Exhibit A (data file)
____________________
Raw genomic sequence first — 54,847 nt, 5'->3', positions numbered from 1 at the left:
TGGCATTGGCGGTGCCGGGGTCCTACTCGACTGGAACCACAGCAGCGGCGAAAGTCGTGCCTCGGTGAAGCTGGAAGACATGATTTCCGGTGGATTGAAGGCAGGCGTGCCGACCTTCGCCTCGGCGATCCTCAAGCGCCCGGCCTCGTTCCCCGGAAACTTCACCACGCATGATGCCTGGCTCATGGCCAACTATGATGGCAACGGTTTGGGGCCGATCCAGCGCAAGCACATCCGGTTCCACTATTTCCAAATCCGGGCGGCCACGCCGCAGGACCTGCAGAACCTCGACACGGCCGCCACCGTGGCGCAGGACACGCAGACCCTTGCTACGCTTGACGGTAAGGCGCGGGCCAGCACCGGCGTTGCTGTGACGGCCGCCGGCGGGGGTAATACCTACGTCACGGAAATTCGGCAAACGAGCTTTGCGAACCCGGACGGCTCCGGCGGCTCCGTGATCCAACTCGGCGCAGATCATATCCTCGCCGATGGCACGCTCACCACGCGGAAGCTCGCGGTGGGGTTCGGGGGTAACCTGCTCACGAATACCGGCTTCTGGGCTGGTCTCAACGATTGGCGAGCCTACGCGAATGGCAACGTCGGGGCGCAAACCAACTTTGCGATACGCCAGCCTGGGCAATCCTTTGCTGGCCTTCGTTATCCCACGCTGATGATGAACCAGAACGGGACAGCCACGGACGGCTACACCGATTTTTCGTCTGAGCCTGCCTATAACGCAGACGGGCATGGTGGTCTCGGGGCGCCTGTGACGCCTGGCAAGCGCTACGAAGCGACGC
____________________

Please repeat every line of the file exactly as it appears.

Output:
Raw genomic sequence first — 54,847 nt, 5'->3', positions numbered from 1 at the left:
TGGCATTGGCGGTGCCGGGGTCCTACTCGACTGGAACCACAGCAGCGGCGAAAGTCGTGCCTCGGTGAAGCTGGAAGACATGATTTCCGGTGGATTGAAGGCAGGCGTGCCGACCTTCGCCTCGGCGATCCTCAAGCGCCCGGCCTCGTTCCCCGGAAACTTCACCACGCATGATGCCTGGCTCATGGCCAACTATGATGGCAACGGTTTGGGGCCGATCCAGCGCAAGCACATCCGGTTCCACTATTTCCAAATCCGGGCGGCCACGCCGCAGGACCTGCAGAACCTCGACACGGCCGCCACCGTGGCGCAGGACACGCAGACCCTTGCTACGCTTGACGGTAAGGCGCGGGCCAGCACCGGCGTTGCTGTGACGGCCGCCGGCGGGGGTAATACCTACGTCACGGAAATTCGGCAAACGAGCTTTGCGAACCCGGACGGCTCCGGCGGCTCCGTGATCCAACTCGGCGCAGATCATATCCTCGCCGATGGCACGCTCACCACGCGGAAGCTCGCGGTGGGGTTCGGGGGTAACCTGCTCACGAATACCGGCTTCTGGGCTGGTCTCAACGATTGGCGAGCCTACGCGAATGGCAACGTCGGGGCGCAAACCAACTTTGCGATACGCCAGCCTGGGCAATCCTTTGCTGGCCTTCGTTATCCCACGCTGATGATGAACCAGAACGGGACAGCCACGGACGGCTACACCGATTTTTCGTCTGAGCCTGCCTATAACGCAGACGGGCATGGTGGTCTCGGGGCGCCTGTGACGCCTGGCAAGCGCTACGAAGCGACGC